Young Belfast mum Kellie McConville loses cancer battle - family pleads for early testing
The heartbroken family of a west Belfast mother who lost her battle against cancer believe she would still be alive if she had been tested for the disease sooner.
Kellie McConville (43) succumbed to bowel cancer on Tuesday night, exactly one year after being diagnosed.
Her devastated nephew Conall Mac Corraidh paid tribute to his "big sister" who was "sharp-witted and very well-liked by the many people who knew her".
He also vowed that the family would carry on her legacy by campaigning for better cancer care in Northern Ireland after she was undiagnosed for years.
"Kellie was sick for three to four years before she was diagnosed last July," he said.
"She was back and forward to A&E and her GP, but was misdiagnosed and treated for irritable bowel syndrome. Eventually they brought her in to test her for Crohn's disease."
It was at this time Conall said doctors discovered a tumour in her bowel, which had spread to her liver and lung.
"It was too late to remove it," he said.
After making an "educated and informed decision" to refuse chemotherapy, doctors estimated Kellie would only have a couple of months to live.
But family and friends rallied behind her fundraising campaign, helping collect over £20,000, which allowed her to receive innovative treatment in Germany.
Conall said the entire family were "in no doubt" that the treatment bought her precious time without the severe side-effects associated with chemotherapy, but they couldn't afford to continue.
Kellie had witnessed her mum die of cancer just months before she was given the life shattering diagnosis. Theresa McConville died in February 2016 and Kellie was adamant that she didn't want to go through the gruelling treatment which would ultimately only buy her a few short months.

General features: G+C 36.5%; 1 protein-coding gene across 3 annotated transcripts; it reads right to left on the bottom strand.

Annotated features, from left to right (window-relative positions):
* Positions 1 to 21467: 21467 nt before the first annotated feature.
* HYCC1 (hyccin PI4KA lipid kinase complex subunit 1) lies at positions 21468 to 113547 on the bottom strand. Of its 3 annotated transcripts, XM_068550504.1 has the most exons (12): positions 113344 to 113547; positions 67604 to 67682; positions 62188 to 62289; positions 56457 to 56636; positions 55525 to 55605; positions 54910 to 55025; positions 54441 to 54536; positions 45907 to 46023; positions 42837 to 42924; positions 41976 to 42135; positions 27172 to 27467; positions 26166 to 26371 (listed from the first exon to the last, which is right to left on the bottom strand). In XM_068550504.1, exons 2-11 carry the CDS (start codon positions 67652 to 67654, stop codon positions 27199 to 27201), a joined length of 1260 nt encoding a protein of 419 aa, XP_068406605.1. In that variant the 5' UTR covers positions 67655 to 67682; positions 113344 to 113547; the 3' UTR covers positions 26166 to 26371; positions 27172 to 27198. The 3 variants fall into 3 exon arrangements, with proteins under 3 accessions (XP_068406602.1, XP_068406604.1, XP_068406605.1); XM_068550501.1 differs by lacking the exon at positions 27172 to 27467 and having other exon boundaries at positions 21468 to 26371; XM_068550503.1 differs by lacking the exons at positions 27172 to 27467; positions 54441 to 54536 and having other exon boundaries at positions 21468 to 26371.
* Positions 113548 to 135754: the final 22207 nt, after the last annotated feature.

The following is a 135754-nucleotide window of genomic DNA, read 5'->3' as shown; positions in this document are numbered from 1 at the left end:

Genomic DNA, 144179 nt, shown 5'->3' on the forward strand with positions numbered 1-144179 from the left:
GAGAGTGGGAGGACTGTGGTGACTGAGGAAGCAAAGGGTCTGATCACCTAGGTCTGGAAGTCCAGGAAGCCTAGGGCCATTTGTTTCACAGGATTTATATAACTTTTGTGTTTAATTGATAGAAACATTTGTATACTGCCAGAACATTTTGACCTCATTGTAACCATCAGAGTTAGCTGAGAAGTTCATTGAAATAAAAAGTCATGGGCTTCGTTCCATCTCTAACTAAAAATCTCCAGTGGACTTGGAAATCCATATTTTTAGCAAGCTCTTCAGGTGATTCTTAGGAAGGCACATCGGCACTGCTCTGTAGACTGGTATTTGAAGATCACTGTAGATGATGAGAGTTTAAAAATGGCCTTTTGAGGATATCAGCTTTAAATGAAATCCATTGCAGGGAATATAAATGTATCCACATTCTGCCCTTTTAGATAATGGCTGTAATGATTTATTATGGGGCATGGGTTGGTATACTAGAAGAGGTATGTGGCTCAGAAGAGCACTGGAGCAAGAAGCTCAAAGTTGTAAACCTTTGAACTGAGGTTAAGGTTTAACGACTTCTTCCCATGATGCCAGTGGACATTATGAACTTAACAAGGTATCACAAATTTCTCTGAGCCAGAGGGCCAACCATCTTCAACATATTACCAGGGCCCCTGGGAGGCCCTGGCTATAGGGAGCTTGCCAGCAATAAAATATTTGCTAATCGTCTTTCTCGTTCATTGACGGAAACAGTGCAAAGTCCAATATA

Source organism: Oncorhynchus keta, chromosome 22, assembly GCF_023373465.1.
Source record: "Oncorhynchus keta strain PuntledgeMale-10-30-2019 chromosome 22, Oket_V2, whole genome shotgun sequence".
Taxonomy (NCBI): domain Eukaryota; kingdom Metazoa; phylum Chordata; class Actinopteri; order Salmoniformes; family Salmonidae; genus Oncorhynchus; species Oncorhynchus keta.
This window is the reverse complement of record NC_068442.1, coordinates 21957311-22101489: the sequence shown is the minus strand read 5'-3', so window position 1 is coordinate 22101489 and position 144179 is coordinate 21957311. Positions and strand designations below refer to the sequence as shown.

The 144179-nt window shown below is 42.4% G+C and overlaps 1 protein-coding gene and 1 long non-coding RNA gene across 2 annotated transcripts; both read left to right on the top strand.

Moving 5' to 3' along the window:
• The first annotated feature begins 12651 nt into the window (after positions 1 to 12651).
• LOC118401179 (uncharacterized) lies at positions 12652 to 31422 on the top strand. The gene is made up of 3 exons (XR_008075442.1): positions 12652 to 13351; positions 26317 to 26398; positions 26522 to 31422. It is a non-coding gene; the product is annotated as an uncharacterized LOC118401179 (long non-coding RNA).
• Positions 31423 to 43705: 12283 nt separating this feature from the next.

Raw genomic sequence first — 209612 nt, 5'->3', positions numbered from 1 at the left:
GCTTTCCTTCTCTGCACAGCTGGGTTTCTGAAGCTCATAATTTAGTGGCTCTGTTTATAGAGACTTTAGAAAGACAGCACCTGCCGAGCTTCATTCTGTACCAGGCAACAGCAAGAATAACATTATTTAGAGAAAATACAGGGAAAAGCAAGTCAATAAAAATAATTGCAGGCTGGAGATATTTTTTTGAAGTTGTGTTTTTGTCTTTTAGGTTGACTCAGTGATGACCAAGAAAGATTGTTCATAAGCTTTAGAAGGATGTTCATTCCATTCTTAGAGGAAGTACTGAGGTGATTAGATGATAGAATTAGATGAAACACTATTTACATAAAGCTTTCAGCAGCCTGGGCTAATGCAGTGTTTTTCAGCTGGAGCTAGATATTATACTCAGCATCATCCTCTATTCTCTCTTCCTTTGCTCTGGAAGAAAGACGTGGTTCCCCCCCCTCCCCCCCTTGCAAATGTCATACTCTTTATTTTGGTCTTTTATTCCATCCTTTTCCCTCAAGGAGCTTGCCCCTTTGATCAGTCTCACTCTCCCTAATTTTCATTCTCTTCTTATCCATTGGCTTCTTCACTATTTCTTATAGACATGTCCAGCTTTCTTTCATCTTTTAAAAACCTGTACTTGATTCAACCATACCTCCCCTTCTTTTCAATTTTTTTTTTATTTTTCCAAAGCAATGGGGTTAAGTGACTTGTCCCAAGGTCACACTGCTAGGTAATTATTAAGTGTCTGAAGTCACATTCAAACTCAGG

"She didn't want (daughter) Mia seeing her hair falling out and see her getting sick," Conall explained. "She seen her mum go through it and saw how she ended up after just one round, so she chose to spend whatever time she had left being as healthy as possible - she had already made peace with the fact she was dying."
On Wednesday Kellie's partner Tony sat down with six-year-old Mia to tell her that her mum was gone.
"Mia was aware that her mum was sick, but we had to break the news as gently as possible. She's a brave wee thing," Conall said. The family are now calling for the bowel cancer screening test to be made available to everyone.
"Drugs is one issue, but testing and diagnosis is also a major issue which needs to be addressed," he added.
"There is a test available but only to the over-60s. Why? Kellie is not the first person aged under 60 to die of bowel cancer."
The family now want to prevent anyone else suffering. They said people are being diagnosed too late and it is costing lives. "We are not angry, we are just sad - this is what we need to be arguing about, not all the other nonsense," said Conall.
The South Eastern Trust said it was willing to meet with Kellie's family to discuss any issues.
Her funeral service will take place at 10am tomorrow in St Luke's Church, Twinbrook.
Any further donations to Kellie's campaign will be forwarded to the Northern Ireland Hospice.